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I have a page with two forms on it (and two submit buttons), and the forms link the page back to itself with action="" for the INSERT INTO statements. One of the INSERT INTO statements is:

$sql="INSERT INTO panelProduct (length_mm, width_mm, aperture)

VALUES ('$_POST[p_length_mm]','$_POST[p_width_mm]','$_POST[p_aperture]')";

if (!mysql_query($sql,$con))
  die('Error: ' . mysql_error());
echo "1 record added";

One of the reasons I have put the form and the INSERT statements on the same page is that the form allows users to add products to an order, and there may be several products (so I thought the user could keep submitting until they're done...). The other reason was that I need to use a $_POST value sent from the previous page to do something else with the products they enter, and I don't know how to send it to more than one page.

Anyway, the problem I have found is that a new row is inserted into the database every time the page is refreshed, containing NULL values. This makes sense to me as the PHP will execute the statement above every time it encounters it. My question therefore is how I can make some sort of condition that will only execute the INSERT statement if the user enters something in the form and 'Submits'?

share|improve this question
This has been mentioned before in your other questions ... please stop using mysql_ functions. – Ja͢ck Sep 3 '12 at 15:54
@Jack, the 08/15 scaremongering with an abundance of links for people who don't frequent the manual anyway has no effect? Surprising. – mario Sep 3 '12 at 22:23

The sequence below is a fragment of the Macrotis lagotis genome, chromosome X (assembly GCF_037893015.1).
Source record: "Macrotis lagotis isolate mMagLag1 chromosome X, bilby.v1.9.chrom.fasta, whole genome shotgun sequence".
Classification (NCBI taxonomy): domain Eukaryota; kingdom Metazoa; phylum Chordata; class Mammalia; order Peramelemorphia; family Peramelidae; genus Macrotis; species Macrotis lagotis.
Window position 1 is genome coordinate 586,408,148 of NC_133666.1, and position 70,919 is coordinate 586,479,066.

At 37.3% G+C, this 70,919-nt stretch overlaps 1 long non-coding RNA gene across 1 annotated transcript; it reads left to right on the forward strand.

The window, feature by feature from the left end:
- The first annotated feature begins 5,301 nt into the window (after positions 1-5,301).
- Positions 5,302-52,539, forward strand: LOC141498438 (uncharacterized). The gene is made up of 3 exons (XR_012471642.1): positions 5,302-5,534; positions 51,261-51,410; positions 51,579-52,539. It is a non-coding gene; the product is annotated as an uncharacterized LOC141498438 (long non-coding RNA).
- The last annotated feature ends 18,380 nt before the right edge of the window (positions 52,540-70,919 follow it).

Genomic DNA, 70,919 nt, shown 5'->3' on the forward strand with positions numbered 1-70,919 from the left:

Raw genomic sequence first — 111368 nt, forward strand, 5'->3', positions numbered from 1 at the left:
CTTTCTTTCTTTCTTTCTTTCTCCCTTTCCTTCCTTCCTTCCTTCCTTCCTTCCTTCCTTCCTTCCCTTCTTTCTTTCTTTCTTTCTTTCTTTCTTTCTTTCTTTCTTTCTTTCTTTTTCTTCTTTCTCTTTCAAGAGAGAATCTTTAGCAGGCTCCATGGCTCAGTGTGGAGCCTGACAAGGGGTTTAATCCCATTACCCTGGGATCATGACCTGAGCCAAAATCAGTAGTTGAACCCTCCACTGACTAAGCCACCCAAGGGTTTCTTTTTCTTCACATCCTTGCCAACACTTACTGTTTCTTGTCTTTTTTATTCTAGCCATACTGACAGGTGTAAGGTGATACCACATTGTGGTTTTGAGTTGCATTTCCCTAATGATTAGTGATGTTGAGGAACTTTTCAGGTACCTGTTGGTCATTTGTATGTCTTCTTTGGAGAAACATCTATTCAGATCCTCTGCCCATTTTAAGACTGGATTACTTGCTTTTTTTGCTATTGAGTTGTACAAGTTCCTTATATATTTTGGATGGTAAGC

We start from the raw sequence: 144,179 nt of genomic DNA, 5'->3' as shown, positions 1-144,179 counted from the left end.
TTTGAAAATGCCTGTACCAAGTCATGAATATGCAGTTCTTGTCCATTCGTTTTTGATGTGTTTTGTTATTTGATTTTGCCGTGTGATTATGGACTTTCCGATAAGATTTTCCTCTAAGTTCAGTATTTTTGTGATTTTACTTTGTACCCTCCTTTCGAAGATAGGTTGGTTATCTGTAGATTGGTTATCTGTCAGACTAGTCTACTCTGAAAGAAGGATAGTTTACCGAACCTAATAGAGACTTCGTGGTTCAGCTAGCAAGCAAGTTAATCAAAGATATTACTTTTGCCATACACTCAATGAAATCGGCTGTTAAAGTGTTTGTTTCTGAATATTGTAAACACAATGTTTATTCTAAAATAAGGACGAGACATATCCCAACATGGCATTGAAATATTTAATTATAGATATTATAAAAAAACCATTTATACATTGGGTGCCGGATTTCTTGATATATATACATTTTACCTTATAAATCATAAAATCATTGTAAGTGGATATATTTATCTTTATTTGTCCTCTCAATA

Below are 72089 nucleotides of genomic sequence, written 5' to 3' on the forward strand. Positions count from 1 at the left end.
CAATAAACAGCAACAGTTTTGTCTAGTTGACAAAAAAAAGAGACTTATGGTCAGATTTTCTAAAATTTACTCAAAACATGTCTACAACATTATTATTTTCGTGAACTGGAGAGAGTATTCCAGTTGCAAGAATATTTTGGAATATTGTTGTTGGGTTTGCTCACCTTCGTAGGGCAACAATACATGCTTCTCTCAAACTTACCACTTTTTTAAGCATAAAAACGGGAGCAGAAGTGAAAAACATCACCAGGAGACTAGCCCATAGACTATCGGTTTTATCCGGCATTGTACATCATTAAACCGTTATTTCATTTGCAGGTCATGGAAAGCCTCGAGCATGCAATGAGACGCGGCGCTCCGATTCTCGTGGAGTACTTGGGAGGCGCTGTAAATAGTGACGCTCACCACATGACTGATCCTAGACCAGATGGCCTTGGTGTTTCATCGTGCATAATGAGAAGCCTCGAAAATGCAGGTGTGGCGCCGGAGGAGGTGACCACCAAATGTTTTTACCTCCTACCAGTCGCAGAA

@mario perhaps ... how about every time you use mysql_ God kills a kitten? – Ja͢ck Sep 4 '12 at 0:00
up vote 0 down vote accepted

you could use the empty() method of PHP to check for null values in each of the variables.

Something like:

if(!empty($_POST['p_length_mm']) && !empty($_POST['p_width_mm']) && !empty($_POST['p_aperture']))
//execute your query here
//if there's an alternative you would like to happen if values are null, or just leave out.

Hope that does the trick.

share|improve this answer
please read "Why $foo[bar] is wrong" chapter of PHP manual: php.net/manual/en/… – Marcin Orlowski Sep 3 '12 at 16:05
Perfect - working now! – user1620419 Sep 3 '12 at 16:36
Glad to hear it, don't forget to accept the answer when you're done. Matt. – dsaa Sep 3 '12 at 17:57

You have to check if data come from your form. I'd suggest this approach - name your submit button (i.e. <input type="submit" name="my_submit_button" value="Whatever" /> and this condition to your insert code:

if( isset( $_POST['my_submit_button']) ) {
  .. process your post data

Also, always remember not to trust user provided data. Verify if all data expected are present in$_POST and format matches requirements (i.e. you ask for number and received letters etc). If all test passed, then you are ready to commit your data to DB.

share|improve this answer

You need a condition like this:

    // a form was posted

Of course, you still need to check whether your post actually contains the right stuff:

isset($_POST['p_length_mm'], $_POST['p_width_mm'], $_POST['p_aperture'])

Even better is to use filter_input_array() to sanitize your incoming data; your current code is open to SQL injection attacks. Using PDO or mysqli and prepared statements is the way to go.

share|improve this answer
this is wrong approach. because you test request method which may not mean form was posted or, more common, that form was posted. If you got more forms you'd have to have separate action for each, instead of one with some conditions to find out which one was the poster – Marcin Orlowski Sep 3 '12 at 16:02
@WebnetMobile.com Fair enough, I've added some more details. Thanks. – Ja͢ck Sep 3 '12 at 16:05
*filter_input_array() – max_ Sep 3 '12 at 16:27
@max_ thanks :) – Ja͢ck Sep 3 '12 at 16:41

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